Many evenings after dinner, my husband and I assemble our three small children, ages 3, 3, and 5, and head to a forested walking trail near our home for a “hike.” Crunching our way down a verdant hill, we stop to admire colorful leaves and oddly shaped shrubs. We listen for birds, and startle at squirrels scuttling in the undergrowth. Sometimes, we hear the throaty hoot of owls high in the trees. We scan a tiny stream for fish (reliably, there are none), and eventually turn to head home.

I hope that these simple excursions, while much different than our extended treks possible pre-children, help my kids learn to love and respect our Earth and the life it supports.

I have three children, and I care deeply about climate change. This often feels incongruous: my family is sucking down what many would consider to be more than our fair share of resources, and in doing so, generating carbon emissions that are warming our Earth to unprecedented levels.

I understand the position of those who could theoretically bear children but decide not to do so given our current climate situation; I struggle with feelings of guilt and anxiety related to the size of my family and the state of the Earth my children will face. Is it ethical to purposefully expand our species’ footprint, arguably valuing human life over all other life? Will our choices intensify the suffering of our own children, and of others? These are deeply unsettling questions. And they are questions that have now entered public discourse. Giving birth to fewer emitters clearly reduces potential carbon emissions, though some sources indicate that possible changes to future emissions policy may offset the impacts associated with having children.

Bearing and raising children is for many people a deeply felt human desire, but it is also bound up with complicated questions of privilege. Many women around the world don’t get to decide whether, when, and how they have children. But even more privileged than the ability to choose not to have children, of course, is the ability to choose to have children who will (like all Americans) use a wildly disproportionate share of the world’s resources. Population growth is a concern, but in terms of emissions, it would take 90 Sudanese kids to equal the footprint of 3 Americans. We need to build a world in which all people have the freedom to decide their family size—but also one in which no one, by virtue of extreme inequality, sees it as their right to generate high emissions (either directly, or by creating a new human).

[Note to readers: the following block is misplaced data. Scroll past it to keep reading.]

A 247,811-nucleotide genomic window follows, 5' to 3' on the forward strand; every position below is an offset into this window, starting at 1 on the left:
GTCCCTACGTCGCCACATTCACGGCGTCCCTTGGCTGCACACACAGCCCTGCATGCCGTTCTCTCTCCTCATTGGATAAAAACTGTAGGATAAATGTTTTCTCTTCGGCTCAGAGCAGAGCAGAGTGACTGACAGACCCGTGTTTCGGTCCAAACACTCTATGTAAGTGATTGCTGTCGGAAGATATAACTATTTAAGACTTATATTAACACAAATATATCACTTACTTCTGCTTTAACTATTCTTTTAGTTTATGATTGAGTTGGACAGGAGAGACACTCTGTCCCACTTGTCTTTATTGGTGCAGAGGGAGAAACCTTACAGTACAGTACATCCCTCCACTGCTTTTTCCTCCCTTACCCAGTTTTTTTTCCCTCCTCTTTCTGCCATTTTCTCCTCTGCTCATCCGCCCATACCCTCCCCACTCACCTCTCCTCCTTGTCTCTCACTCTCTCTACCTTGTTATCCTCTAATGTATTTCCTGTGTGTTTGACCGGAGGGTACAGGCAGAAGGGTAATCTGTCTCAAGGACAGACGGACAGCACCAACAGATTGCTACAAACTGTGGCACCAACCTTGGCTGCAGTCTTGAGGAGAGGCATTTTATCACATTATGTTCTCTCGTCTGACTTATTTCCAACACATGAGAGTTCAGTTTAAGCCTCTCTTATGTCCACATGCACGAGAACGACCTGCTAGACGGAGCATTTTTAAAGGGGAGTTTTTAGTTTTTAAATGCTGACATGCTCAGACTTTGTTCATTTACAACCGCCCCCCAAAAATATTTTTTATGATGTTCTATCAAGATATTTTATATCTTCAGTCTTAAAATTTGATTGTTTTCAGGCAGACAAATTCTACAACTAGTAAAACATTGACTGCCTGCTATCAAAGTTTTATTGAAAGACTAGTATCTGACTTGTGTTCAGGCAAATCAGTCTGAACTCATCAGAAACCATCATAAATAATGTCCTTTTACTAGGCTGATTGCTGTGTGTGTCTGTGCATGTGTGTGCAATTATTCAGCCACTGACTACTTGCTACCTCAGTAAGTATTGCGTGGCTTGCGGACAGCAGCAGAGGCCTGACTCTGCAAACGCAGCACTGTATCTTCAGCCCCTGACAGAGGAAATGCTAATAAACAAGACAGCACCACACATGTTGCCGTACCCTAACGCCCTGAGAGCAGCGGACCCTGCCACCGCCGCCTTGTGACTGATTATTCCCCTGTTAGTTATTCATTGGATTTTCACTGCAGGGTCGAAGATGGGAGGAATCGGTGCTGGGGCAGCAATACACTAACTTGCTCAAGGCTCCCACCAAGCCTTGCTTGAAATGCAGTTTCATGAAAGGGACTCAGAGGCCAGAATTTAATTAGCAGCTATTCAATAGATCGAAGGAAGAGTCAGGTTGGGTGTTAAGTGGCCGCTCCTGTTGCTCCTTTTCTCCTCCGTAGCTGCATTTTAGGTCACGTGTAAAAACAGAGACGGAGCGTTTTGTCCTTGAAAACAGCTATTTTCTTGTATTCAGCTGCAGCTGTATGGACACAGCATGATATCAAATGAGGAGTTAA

If we who live in high-income countries want to have children—as many of us do—we should take particular care to fight for the deep system changes that will reduce our impact.

Yet when raising young children, remaining in the present moment can be vital to maintaining balance and sanity—and this orientation can be in tension with the need to fight for systemic change. Avoiding thoughts of the future is tempting: envisioning the future years and decades from now—given climate change, social unrest, COVID-19, and other ills facing our world—is painful. During recent months, many of us have retreated into the safety of our homes, in an emotional as well as a physical sense. But it’s critical to continue to engage with unsettling external issues. Because I have children, I want to bury my head under a pile of pillows and forget about the world’s woes. But because I have children, for whom I want the world to be better, avoidance and denial are inexcusable.

I see my role as a parent as motivation to lean into climate activism. As a parent, I’ve never voted more carefully in my life, meticulously evaluating candidate profiles and opting for those most committed to green legislation and eco-conscious leadership. I am also actively seeking out opportunities to fight climate change in my community, and hope to involve my kids as soon as possible. I want my children to know that they can use their privilege to make a difference in our world.

My responsibility to my children is, to me, intrinsically linked with my responsibility to the world. I want them to have a fulfilled, safe, and healthy life, and a world that can offer them as much. But the planet’s future isn’t guaranteed. My children strengthen my resolve to fight the systems of oppression that threaten life on earth.

As a parent, I want to come from a place of hope. For me, hope means I will not give up, and I will fight fiercely for tomorrow. Hope means I will teach my children to fight with me, beginning by teaching them how to protect our Earth and its resources. And hope means talking openly with my children about the challenges we face. Today’s children must grow knowing how to fight for our Earth—as, heartbreakingly, they won’t have a choice.

 

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